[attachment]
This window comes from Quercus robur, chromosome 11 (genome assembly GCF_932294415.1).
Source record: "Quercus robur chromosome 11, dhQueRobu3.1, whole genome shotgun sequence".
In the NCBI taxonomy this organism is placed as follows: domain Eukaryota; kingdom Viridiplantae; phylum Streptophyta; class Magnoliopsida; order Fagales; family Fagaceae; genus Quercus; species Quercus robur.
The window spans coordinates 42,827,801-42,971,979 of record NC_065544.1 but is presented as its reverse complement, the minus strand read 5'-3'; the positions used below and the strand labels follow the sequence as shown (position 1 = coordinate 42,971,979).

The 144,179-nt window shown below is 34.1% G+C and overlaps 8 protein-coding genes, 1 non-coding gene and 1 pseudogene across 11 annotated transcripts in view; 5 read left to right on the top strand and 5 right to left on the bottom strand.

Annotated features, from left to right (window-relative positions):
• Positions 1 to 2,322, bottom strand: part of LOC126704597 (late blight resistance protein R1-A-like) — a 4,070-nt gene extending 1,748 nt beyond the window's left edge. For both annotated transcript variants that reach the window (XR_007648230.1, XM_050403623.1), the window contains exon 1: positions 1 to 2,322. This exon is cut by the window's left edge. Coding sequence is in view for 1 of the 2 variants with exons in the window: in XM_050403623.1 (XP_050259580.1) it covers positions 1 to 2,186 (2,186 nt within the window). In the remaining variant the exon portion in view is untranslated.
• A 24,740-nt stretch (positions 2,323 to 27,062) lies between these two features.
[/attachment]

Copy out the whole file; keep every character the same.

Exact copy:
This window comes from Quercus robur, chromosome 11 (genome assembly GCF_932294415.1).
Source record: "Quercus robur chromosome 11, dhQueRobu3.1, whole genome shotgun sequence".
In the NCBI taxonomy this organism is placed as follows: domain Eukaryota; kingdom Viridiplantae; phylum Streptophyta; class Magnoliopsida; order Fagales; family Fagaceae; genus Quercus; species Quercus robur.
The window spans coordinates 42,827,801-42,971,979 of record NC_065544.1 but is presented as its reverse complement, the minus strand read 5'-3'; the positions used below and the strand labels follow the sequence as shown (position 1 = coordinate 42,971,979).

The 144,179-nt window shown below is 34.1% G+C and overlaps 8 protein-coding genes, 1 non-coding gene and 1 pseudogene across 11 annotated transcripts in view; 5 read left to right on the top strand and 5 right to left on the bottom strand.

Annotated features, from left to right (window-relative positions):
• Positions 1 to 2,322, bottom strand: part of LOC126704597 (late blight resistance protein R1-A-like) — a 4,070-nt gene extending 1,748 nt beyond the window's left edge. For both annotated transcript variants that reach the window (XR_007648230.1, XM_050403623.1), the window contains exon 1: positions 1 to 2,322. This exon is cut by the window's left edge. Coding sequence is in view for 1 of the 2 variants with exons in the window: in XM_050403623.1 (XP_050259580.1) it covers positions 1 to 2,186 (2,186 nt within the window). In the remaining variant the exon portion in view is untranslated.
• A 24,740-nt stretch (positions 2,323 to 27,062) lies between these two features.